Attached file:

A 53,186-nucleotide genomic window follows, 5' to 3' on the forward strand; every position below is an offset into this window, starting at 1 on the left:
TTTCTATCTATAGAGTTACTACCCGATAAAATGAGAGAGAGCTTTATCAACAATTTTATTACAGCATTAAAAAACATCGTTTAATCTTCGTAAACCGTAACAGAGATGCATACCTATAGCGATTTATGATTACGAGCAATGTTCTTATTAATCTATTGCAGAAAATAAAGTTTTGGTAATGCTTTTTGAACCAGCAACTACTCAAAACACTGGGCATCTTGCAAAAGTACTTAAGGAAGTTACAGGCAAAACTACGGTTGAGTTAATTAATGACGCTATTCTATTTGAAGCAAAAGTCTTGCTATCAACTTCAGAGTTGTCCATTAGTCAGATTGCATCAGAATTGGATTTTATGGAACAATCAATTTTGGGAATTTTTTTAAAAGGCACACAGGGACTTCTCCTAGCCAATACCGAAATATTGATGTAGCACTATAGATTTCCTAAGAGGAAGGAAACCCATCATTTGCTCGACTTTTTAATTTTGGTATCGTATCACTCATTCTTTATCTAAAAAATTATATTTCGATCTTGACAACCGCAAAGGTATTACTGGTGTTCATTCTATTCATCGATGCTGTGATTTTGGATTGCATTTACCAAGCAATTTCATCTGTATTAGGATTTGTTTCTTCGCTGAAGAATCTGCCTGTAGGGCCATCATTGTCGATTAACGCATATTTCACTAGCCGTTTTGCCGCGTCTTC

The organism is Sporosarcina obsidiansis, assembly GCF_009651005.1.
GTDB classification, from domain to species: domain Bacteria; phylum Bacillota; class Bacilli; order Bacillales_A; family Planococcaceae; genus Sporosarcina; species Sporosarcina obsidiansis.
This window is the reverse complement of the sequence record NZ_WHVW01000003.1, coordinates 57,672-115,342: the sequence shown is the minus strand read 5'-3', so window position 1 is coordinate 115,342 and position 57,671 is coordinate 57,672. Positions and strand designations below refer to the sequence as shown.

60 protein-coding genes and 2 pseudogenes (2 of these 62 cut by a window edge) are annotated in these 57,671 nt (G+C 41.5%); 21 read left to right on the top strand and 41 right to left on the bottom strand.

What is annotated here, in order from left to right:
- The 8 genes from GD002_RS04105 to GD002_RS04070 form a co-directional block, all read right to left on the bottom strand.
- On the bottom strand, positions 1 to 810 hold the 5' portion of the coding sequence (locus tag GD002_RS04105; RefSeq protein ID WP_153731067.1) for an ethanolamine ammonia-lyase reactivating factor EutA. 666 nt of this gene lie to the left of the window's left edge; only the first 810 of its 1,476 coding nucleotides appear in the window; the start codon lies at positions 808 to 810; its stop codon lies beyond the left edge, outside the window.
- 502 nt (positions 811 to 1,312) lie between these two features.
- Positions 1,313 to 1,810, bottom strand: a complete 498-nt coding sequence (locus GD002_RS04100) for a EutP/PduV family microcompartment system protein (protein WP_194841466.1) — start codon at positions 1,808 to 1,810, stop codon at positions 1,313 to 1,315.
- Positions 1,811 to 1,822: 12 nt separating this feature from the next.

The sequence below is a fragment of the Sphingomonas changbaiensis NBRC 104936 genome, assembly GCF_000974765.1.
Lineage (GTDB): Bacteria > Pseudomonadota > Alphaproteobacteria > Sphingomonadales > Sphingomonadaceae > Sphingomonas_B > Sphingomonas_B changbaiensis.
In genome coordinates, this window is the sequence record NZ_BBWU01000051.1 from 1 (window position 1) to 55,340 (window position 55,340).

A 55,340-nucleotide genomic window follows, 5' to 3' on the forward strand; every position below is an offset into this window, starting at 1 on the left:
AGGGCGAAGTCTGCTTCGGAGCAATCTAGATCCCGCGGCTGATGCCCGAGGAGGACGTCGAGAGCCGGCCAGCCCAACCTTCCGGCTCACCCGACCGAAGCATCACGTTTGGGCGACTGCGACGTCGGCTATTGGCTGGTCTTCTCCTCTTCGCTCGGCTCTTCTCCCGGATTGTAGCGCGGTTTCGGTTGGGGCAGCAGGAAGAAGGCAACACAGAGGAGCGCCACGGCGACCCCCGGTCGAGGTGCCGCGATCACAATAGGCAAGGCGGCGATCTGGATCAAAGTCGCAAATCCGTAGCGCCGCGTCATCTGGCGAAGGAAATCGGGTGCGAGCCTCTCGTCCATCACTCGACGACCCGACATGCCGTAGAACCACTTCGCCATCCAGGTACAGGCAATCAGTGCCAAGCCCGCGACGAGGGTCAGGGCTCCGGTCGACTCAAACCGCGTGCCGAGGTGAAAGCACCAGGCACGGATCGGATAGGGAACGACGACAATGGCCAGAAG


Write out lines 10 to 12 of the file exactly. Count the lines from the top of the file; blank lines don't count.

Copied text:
- 502 nt (positions 811 to 1,312) lie between these two features.
- Positions 1,313 to 1,810, bottom strand: a complete 498-nt coding sequence (locus GD002_RS04100) for a EutP/PduV family microcompartment system protein (protein WP_194841466.1) — start codon at positions 1,808 to 1,810, stop codon at positions 1,313 to 1,315.
- Positions 1,811 to 1,822: 12 nt separating this feature from the next.